Andre Villas-Boas knew the post of Chelsea manager was the proverbial hot seat but just four months in he probably did not expect to find himself in the electric chair. The Portuguese insists his side's form is such that he is not surprised by whispers demanding his swift execution, but he can take solace that he is not alone on the road to perdition.
In truth, Villas-Boas's assertion yesterday that there were "no excuses" for three defeats in the last four Premier League games, that at such times it was natural that "the head of the manager is called for execution" said more about the persecution complex he appears to have inherited from Jose Mourinho, his erstwhile mentor, than it did about any groundswell of support for the notion of his dismissal.
"I understand at the moment why we are going through this, so I am not worried about the comments," he said, ostensibly unaware that defeats to Arsenal and Liverpool, in particular, have been greeted by pleas from punters and pundits alike that Roman Abramovich's firing squad should not yet train their sights on the Portuguese.
"I want to get my team back to winning ways. As we enter a run of results, we do not want to go into the negative spiral this team went through last year. The emotions these players lived then are enough to make them want to avoid that stigma again."
The shadow of that calamitous run of 10 points from 11 games, a winter of discontent which effectively sealed Carlo Ancelotti's fate, looms large over Chelsea. To many, it embodies the fatal flaw in Abramovich's top-down ownership model: that he is more inclined to decapitate than to strike at the heart of the problem. The managers change, but the issues remain the same.
Chelsea's players, needless to say, do not quite see it like that, summarily dismissing the idea that they are only too happy to have their multitudinous failings masked by the elimination of the man tasked with curing them. "We always take our responsibilities," said Florent Malouda ahead of this evening's Champions League tie at Bayer Leverkusen, in which a win would guarantee Chelsea's qualification for the knockout rounds.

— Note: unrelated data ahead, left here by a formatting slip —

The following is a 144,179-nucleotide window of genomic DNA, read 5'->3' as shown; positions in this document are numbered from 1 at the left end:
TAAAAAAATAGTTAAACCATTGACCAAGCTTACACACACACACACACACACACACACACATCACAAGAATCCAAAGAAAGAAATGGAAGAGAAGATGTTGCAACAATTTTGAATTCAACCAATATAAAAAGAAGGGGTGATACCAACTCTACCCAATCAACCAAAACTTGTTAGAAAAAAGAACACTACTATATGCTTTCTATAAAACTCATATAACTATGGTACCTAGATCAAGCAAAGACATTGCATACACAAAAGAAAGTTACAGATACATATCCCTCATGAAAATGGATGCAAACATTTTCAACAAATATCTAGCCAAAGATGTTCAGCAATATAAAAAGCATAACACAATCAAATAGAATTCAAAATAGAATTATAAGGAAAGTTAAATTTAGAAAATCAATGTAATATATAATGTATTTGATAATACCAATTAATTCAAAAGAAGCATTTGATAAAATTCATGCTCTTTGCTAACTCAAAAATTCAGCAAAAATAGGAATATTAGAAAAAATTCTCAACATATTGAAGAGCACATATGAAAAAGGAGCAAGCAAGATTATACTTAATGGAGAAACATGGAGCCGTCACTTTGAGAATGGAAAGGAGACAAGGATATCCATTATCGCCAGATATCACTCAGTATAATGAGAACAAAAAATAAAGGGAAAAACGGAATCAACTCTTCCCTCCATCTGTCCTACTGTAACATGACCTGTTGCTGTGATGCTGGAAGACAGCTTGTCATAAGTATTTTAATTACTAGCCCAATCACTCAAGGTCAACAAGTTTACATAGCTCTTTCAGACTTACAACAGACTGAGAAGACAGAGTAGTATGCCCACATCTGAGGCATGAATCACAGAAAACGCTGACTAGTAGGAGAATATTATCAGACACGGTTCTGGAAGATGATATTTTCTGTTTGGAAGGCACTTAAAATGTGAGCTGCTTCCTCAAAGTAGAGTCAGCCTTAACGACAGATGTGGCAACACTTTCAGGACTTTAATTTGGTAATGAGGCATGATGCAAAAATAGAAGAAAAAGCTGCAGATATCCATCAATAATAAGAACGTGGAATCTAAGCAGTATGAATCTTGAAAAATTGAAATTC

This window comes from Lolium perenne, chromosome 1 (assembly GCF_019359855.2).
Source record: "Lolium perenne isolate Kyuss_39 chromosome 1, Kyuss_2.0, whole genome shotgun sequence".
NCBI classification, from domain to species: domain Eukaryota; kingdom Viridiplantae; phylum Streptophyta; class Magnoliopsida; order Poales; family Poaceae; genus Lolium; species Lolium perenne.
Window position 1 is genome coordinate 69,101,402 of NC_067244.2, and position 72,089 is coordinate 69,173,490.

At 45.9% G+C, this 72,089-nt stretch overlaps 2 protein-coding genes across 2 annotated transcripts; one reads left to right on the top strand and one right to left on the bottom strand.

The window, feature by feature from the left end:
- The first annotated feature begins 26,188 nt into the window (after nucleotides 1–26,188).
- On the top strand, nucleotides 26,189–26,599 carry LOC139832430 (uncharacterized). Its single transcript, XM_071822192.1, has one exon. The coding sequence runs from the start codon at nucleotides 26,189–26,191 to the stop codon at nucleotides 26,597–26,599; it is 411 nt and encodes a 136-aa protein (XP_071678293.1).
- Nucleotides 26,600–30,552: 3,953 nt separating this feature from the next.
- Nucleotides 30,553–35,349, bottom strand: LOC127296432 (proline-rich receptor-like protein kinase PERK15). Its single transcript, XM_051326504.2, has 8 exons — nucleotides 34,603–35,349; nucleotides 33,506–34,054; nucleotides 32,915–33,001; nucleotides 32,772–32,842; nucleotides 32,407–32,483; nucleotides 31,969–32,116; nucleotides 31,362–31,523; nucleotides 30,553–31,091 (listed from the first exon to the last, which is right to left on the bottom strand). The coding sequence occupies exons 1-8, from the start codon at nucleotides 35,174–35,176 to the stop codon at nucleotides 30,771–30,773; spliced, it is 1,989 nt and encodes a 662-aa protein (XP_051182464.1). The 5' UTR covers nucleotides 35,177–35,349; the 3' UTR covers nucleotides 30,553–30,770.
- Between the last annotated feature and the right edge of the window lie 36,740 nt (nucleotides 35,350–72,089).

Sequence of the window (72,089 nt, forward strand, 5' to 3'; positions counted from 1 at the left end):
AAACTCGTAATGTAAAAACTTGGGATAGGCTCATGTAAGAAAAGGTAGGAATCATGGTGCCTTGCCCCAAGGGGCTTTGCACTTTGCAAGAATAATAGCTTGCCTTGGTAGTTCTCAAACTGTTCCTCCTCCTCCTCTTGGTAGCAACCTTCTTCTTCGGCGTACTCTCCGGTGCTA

"Given how things have been with different managers, I do not think the solution is looking at different managers. We are the ones going out on the pitch and performing in a good or bad way. We have all the ingredients – board, manager, technical staff, players – to perform."
It is an attitude diffused among the squad. Villas-Boas, yesterday fined £12,000 for his comments about the referee Chris Foy after defeat at QPR but expected to ask for written reasoning of his punishment, has been heartened to see his senior players stand behind him. They have faith in him; he is happy to return the compliment.
David Luiz, such a target of scorn, "will evolve into one of the best central defenders in the world," just like Gerard Pique. Alex, a bit-part player under his regime, was a "coup" and he remains "one of the best readers of the game".
And, most crucially, Villas-Boas remains absolutely adamant he can implement his high-intensity style with a group of players largely assembled to win the league title seven years ago. "These are players of immense talent," he said. "They can adapt to different styles. When we played with a high line against Liverpool, we scored and might have scored again. We are happy with the way we are playing. The philosophy will be the last thing that is changed." Aside, Villas-Boas must hope, from the manager.
Simon Rolfes v Frank Lampard
As Chelsea's forwards all seem to be misfiring, it will be imperative that a rejuvenated Lampard continues to add thrust from midfield to supplement Chelsea's limited goal threat up front. Rolfes will be the man tasked with subduing him.
Stefan Kiessling v Alex
With David Luiz appearing to struggle as a reliable partner for John Terry, his fellow Brazilian has the chance to impress by keeping a close guard on the German forward. Leverkusen frequently play direct to Kiessling, meaning Alex will need to be permanently alert to the long ball.
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